Some time ago I wrote a brief introduction to making a family altar and having family devotions. It was a popular post. But posting and doing are different animals.
Personally, our family altar and devotion time has been lacking–for a little longer than I’d care to think about. It’s not an unusual problem for families. It’s hard to make new habits and easy to fall into old routines.
As St. Gregory the Great (“A man with a lot of g’s,” as Olivia said) wrote, “While we do not possess [spiritual delights] we regard them with dislike and aversion; but once we partake of them we begin to desire them, and the more we partake of them, the more do we hunger for them.” (PL 76, Sermon 36) Having personal devotions if you’re single, or family devotions with your household is a rich fare that we do not have a taste for at first. And even after we experience the richness of home worship, our crude natures seek rebellion.
In my family we meet resistance with ourselves and from one another. Establishing new habits and actions is hard enough for grown-ups, giving children a new habit that they naturally despise (see St. G the G above) is worse.
My friend Emily wrote about this on her blog recently, and I was delighted with her and Ben’s wisdom. Here is a lengthy quote:
My husband and I pray Morning Prayer every morning. We wanted Dominic, our four year old, to come in and pray with us but he would consistently refuse. He would rather play with his toys or interrupt our prayers to ask us to do something for him. We finally got him to wait patiently while we prayed so that he played by himself quietly in another room. Before we prayed we always called him and invited him to pray with us. But no, he was not interested. So it went on in this way for a while.
I began to notice that he would play with his toys closer and closer to the doorway to the room wherein we prayed…. We are still awaiting his vocal participation but I’m sure that will come in time also.
…We had to be a sort of “Prayer Whisperer” and it took a lot of time and consistency to show Dominic that praying in the morning was something hehimself would want to participate in. It was hard for us adults but seeing the good results, even in mere inches, made it easier to be patient and wait for them to come on their own. It’s so much more pleasing to see your children pray because they want to rather than pray because you demand it. (read it all here)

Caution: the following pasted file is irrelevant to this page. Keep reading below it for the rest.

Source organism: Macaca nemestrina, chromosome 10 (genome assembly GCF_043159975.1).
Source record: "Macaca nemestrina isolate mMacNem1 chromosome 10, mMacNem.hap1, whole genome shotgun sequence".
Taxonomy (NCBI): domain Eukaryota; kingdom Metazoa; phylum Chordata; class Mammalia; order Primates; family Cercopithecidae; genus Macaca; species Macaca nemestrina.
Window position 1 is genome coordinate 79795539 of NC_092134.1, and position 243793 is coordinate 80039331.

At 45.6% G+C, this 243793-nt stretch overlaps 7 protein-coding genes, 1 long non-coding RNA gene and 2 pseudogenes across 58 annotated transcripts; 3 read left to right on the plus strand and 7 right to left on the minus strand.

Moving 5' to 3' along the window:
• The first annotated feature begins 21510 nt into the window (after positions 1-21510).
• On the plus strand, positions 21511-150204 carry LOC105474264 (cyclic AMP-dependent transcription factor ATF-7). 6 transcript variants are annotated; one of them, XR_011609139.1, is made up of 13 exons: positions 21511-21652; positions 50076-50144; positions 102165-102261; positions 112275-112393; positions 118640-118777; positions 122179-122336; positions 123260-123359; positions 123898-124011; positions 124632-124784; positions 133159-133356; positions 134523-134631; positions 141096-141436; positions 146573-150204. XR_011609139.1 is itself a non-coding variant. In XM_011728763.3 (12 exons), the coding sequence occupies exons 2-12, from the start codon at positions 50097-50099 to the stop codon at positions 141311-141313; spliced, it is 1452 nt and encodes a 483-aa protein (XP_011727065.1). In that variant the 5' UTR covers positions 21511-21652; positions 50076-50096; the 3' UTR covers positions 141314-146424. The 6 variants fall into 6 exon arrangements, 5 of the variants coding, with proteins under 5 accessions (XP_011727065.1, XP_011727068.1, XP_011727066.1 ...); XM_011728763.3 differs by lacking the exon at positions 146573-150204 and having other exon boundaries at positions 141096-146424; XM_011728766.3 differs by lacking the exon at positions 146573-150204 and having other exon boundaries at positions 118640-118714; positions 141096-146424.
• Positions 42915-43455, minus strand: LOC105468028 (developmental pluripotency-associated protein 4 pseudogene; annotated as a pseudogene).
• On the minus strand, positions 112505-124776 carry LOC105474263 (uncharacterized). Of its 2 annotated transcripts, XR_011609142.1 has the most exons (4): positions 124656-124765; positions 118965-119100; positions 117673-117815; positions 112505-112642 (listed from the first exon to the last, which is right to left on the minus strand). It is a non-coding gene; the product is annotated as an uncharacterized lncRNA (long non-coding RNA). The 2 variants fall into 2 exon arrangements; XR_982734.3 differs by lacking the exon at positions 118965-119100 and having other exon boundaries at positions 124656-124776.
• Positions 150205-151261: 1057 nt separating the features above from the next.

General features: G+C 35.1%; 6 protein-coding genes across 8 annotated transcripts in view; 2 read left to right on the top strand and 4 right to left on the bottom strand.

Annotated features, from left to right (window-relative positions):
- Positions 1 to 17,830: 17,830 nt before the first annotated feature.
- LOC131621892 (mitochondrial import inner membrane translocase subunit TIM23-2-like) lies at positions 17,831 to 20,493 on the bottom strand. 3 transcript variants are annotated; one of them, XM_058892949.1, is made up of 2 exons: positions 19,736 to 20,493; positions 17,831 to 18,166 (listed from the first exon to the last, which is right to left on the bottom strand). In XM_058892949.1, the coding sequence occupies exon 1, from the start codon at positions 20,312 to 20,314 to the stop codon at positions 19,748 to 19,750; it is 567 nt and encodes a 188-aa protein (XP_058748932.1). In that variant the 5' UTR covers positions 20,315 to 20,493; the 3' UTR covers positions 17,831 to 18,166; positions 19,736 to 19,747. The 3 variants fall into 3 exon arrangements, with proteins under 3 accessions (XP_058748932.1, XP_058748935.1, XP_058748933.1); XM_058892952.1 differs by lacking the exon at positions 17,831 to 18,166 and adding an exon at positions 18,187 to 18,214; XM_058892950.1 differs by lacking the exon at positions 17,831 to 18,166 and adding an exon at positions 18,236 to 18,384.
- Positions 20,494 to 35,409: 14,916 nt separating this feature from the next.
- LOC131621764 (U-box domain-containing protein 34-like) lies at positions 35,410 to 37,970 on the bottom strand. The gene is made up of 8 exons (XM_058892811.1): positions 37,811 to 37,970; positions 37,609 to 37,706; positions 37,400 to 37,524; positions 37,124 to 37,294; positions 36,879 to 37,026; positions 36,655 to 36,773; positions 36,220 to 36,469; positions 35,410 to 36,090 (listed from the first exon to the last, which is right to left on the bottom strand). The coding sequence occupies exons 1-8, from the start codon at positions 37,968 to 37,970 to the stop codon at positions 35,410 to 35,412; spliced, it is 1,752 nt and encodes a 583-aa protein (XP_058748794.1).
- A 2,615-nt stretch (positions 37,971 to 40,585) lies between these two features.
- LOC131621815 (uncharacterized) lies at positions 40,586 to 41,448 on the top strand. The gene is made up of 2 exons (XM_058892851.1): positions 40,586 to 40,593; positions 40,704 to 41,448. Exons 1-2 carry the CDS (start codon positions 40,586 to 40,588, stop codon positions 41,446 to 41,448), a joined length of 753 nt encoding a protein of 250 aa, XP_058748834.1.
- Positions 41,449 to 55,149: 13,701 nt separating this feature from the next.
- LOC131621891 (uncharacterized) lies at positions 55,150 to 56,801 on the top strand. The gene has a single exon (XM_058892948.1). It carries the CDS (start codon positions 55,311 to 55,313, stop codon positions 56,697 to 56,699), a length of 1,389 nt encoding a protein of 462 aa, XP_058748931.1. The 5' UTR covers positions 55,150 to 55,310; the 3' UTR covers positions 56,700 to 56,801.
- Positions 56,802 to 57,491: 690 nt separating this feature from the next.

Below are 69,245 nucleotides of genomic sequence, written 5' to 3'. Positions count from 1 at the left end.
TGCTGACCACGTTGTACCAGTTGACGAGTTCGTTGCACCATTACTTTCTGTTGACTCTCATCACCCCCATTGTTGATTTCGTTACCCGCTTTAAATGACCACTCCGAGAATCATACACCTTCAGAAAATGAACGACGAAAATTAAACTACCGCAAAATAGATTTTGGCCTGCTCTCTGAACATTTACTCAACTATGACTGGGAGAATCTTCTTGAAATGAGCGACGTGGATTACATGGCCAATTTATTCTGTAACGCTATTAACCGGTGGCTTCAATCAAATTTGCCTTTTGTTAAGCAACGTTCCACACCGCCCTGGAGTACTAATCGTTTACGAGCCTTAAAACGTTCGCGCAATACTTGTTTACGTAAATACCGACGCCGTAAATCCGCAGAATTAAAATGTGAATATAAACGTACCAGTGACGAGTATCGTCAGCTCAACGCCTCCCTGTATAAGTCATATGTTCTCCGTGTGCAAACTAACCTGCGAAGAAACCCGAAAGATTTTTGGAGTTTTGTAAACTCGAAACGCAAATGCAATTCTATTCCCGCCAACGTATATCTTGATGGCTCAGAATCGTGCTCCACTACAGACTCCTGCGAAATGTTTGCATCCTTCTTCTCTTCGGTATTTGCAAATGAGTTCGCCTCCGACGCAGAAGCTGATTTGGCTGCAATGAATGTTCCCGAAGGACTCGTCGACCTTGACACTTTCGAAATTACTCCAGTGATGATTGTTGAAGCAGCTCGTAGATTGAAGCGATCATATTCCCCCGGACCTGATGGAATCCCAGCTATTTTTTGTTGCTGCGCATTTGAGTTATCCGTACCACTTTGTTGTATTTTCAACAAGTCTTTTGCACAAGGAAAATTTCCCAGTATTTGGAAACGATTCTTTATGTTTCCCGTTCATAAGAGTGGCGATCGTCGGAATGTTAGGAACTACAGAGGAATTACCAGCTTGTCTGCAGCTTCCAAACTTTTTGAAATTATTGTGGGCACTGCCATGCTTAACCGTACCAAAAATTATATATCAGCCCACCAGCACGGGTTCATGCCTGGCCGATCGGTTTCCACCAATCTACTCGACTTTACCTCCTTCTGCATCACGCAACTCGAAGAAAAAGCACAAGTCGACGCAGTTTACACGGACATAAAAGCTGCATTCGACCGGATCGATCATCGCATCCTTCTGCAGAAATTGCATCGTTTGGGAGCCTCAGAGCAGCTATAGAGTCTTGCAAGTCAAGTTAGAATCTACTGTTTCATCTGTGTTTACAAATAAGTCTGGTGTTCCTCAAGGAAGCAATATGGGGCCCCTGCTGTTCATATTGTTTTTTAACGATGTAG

The same “Prayer Whispering” is what St. Paul has in mind when he writes about mixed-faith marriage.
If any woman has a husband who is an unbeliever, and he consents to live with her, she should not divorce him. For the unbelieving husband is made holy because of his wife, and the unbelieving wife is made holy because of her husband. Otherwise your children would be unclean, but as it is, they are holy.” (1 Cor. 7:13-14)
Or as St. John says, “Little children, let us not love in word or talk but in deed and in truth.” (1 John 3:18). The most powerful witness we can give is not debate and argument, not knocking on doors, haranguing and exhorting, but living–witnessing by our deeds, living by example, and exampling by living.
Childcare experts sometimes tell us that a way to engage children in good behavior is to model it. If we want children to clean up toys, a good way is to get down on the floor and start doing it, and make it look good and fun. Sing the “clean up song.” It’s attractive behavior. My wife uses this technique with me. Once the kids are in bed, I tend to want to collapse on the couch, pick up my book, or get to work on the computer. She walks around, picking up toys, or unloads the dishwasher, or folds laundry. Normally I would never choose to engage in such behavior at that time of the day. But seeing her do it makes me want to help. It’s attractive behavior.
And as Emily reminds us, so is prayer.